The InterRidge Steering Committee is very pleased to announce the awards for the 2008 InterRidge Student Fellowship Program. The awards go to Michelle Harris, a Ph.D. candidate at the National Oceanography Centre (NOC), UK, to work at a laboratory in Canada, and to Kerry Howard, a Ph.D. candidate at Cardiff University, UK, to conduct research in France.
|Michelle Harris holding a gabbro sample recovered from Hess Deep using the ROV Isis on RRS James Cook Cruise JC 21 in Jan - Feb 2008.|
The title of Harris's project is "An oxygen isotope investigation of an intact section of upper ocean crust." Harris will analyze samples obtained at ODP/IODP Hole 1256D on the flank of the East Pacific Rise. These data will supplement existing whole rock oxygen data and be combined with strontium isotope data from the same samples to quantify fluid flow in the Site 1256 upper crust. Harris is advised by Prof. Damon Teagle and Dr. Tim Henstock at NOC, and the fellowship will be conducted with Dr. Neil Banerjee at University of Western Ontario, Canada.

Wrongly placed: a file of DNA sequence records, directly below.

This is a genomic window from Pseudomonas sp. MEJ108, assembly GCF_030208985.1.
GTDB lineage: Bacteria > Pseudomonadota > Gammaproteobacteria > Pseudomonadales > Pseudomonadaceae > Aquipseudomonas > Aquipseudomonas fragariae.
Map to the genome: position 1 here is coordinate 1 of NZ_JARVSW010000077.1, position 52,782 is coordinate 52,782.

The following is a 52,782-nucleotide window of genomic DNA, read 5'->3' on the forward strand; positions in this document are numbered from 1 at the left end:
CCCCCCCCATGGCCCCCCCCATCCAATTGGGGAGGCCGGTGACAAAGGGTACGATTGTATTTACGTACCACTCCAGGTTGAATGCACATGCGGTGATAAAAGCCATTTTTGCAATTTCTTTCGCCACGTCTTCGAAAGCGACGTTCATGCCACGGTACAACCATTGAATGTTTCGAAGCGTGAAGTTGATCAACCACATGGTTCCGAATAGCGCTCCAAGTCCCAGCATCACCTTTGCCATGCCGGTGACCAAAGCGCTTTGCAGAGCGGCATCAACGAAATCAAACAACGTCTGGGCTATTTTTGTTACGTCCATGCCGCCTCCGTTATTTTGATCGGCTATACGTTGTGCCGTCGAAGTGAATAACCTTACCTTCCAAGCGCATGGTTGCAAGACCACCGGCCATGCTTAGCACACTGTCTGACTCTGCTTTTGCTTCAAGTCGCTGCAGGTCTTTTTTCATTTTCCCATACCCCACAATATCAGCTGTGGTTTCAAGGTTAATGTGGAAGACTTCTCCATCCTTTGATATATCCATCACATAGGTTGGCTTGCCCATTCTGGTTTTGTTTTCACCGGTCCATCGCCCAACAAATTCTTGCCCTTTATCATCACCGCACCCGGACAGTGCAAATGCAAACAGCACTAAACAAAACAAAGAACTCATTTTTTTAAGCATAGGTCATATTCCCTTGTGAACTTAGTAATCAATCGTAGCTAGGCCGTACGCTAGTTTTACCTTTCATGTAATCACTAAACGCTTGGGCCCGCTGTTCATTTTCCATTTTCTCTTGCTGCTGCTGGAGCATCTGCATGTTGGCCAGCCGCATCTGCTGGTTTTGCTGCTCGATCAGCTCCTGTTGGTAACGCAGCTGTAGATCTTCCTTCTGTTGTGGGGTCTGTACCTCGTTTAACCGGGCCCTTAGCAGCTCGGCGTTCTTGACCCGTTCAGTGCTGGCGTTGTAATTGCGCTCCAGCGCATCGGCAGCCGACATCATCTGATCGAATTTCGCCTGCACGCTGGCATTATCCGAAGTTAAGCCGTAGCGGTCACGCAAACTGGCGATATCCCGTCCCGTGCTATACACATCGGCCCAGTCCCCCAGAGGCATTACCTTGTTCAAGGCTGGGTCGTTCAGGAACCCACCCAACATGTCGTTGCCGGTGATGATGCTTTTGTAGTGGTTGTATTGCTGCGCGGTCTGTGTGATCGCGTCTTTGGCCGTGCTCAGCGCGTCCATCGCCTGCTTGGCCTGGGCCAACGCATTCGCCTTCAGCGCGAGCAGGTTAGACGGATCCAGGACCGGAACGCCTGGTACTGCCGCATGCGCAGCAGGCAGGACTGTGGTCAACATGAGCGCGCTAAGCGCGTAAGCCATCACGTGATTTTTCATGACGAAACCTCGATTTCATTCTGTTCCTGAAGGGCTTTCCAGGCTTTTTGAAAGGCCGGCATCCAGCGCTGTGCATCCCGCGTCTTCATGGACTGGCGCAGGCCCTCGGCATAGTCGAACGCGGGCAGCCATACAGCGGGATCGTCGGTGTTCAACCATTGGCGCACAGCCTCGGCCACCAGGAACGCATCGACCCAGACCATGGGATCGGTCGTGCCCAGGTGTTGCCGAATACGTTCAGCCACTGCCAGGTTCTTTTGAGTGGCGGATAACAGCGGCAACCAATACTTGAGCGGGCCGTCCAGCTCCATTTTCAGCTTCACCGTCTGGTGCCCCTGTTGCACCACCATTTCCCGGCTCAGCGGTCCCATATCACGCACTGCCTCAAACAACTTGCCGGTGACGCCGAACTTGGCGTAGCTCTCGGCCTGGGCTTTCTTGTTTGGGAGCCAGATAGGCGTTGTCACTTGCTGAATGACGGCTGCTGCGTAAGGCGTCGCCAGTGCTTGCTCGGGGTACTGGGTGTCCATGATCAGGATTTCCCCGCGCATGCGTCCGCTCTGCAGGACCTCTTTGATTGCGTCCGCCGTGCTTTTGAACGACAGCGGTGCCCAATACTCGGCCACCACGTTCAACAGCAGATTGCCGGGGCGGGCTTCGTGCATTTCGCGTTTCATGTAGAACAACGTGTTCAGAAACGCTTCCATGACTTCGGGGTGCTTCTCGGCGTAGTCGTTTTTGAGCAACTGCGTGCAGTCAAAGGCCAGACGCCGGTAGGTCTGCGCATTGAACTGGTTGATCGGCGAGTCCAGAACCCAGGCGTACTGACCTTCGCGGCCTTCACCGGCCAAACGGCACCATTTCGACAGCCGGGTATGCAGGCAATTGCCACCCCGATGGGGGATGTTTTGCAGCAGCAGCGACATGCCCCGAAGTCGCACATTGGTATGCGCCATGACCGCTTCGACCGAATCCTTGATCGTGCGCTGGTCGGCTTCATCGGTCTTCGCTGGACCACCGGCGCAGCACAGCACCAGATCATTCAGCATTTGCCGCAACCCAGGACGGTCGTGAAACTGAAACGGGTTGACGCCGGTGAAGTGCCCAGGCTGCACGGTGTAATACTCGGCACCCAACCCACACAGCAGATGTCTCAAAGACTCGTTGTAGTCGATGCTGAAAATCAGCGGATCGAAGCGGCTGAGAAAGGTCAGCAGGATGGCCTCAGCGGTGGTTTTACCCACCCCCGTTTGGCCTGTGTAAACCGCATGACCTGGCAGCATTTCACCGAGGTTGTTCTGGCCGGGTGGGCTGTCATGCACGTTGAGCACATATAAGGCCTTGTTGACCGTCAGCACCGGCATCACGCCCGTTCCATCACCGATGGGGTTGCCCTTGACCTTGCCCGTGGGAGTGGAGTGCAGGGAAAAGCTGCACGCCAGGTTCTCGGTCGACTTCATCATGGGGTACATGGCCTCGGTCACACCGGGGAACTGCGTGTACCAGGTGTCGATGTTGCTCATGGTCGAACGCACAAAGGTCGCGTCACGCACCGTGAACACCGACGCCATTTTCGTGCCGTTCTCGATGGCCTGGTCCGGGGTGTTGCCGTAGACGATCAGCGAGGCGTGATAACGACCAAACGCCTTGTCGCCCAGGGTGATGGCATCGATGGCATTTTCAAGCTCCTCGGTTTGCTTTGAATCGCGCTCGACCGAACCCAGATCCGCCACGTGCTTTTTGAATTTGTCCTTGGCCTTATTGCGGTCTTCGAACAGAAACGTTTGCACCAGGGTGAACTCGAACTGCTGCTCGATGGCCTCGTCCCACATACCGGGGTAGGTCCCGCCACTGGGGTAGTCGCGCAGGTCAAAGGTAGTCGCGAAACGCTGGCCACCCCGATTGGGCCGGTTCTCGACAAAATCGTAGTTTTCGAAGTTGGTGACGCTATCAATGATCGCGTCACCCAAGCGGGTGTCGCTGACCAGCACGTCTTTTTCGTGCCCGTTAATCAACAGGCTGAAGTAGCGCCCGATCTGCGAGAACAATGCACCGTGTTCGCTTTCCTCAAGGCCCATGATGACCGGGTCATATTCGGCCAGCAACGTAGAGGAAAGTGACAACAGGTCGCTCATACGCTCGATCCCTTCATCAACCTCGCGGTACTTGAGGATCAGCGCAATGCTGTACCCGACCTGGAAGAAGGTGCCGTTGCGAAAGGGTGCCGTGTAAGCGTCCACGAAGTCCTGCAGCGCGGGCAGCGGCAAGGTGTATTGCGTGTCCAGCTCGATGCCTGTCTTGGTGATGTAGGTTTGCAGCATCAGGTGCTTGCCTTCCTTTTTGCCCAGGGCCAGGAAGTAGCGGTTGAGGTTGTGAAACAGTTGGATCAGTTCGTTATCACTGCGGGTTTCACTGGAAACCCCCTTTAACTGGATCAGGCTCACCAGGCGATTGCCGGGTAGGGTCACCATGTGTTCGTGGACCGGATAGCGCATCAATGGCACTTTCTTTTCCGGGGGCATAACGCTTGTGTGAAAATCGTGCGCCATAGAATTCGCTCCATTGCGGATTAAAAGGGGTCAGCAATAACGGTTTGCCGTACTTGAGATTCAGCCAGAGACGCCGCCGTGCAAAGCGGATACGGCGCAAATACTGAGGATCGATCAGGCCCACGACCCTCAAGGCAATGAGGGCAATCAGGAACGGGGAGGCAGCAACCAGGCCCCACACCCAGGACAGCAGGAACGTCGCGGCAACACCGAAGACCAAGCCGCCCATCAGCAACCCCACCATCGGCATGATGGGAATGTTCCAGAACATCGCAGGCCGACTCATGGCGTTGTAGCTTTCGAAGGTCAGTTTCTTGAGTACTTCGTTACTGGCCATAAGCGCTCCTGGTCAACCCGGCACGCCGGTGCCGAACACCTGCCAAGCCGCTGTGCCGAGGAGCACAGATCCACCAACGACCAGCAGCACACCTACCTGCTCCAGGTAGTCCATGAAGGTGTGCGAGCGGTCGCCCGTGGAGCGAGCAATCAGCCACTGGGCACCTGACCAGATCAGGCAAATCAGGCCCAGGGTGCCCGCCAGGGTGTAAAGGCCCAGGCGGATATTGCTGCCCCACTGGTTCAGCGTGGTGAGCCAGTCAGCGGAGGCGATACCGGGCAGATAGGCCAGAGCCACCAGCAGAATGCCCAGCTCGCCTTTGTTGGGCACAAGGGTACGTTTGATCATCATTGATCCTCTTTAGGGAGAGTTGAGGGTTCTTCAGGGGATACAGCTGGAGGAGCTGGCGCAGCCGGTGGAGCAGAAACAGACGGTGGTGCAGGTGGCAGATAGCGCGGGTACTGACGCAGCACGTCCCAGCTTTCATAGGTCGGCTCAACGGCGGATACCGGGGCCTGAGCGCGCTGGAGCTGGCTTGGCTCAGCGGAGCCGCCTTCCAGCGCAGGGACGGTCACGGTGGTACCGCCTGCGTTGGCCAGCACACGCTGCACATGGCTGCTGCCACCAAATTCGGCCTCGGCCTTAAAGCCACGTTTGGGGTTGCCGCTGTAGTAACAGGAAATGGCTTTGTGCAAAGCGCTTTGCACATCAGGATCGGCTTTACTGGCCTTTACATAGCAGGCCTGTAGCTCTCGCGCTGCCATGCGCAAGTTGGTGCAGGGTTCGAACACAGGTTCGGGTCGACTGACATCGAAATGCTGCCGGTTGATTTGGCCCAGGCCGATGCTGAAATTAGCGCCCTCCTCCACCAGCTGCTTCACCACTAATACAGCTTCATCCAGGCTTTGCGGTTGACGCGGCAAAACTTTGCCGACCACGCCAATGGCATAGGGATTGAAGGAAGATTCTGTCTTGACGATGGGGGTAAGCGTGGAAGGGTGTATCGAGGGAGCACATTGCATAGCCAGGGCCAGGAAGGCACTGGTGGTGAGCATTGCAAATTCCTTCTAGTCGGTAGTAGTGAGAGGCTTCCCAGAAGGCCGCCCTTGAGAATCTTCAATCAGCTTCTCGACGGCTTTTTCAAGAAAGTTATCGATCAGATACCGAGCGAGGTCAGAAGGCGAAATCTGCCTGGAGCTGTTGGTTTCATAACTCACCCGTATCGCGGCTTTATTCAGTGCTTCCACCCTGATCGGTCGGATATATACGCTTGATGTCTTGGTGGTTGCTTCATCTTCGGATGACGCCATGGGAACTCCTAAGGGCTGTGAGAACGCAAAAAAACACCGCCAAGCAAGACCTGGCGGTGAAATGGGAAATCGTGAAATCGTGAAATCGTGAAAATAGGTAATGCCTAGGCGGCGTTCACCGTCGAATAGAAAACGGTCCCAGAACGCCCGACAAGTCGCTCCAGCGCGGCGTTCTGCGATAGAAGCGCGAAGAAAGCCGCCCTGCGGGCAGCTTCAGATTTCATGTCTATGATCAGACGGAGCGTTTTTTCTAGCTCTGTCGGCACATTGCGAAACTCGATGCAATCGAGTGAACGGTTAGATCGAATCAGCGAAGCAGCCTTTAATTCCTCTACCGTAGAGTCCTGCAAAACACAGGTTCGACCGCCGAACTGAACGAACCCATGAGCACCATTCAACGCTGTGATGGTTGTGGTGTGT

|Kerry Howard at the University of Bergen in June 2008 using an electron probe to analyze olivines, pyroxenes, and plagioclase in samples recovered from the Hess Deep.|
The title of Howard's proposal is "Accretion of fast-spread lower oceanic crust at Hess Deep." On the walls of the Hess Deep rift valley, a section of crust from the East Pacific Rise is exposed. Howard will conduct petrographic analyses, including electron backscatter diffraction measurements of crystal lattice-preferred orientations, for samples obtained with ROV Isis in 2008. Howard is advised by Dr. Chris MacLeod and Prof. Julian Pearce at Cardiff University, and the fellowship will be conducted with Dr. Benoit Ildefonse at Universite Montpellier II, France. Congratulations to both! The competition was very strong for these two awards. All applicant proposals were reviewed by two topical science reviewers (one a native and the other a non-native English speaker). The Steering Committee then ranked the proposals, using criteria ranging from the quality and expected significance of the work to whether the fellowship would provide benefits to the student beyond just an addition to their thesis research (e.g., establish new collaboration, provide experience in communicating science outside of their native language). There was much discussion about the review process itself, and we learned a lot in this first year and will continue to improve the Fellowship Program in the years ahead. We are grateful to the major efforts of all student applicants and their advisors and sponsors, as well as the thorough evaluations by all reviewers.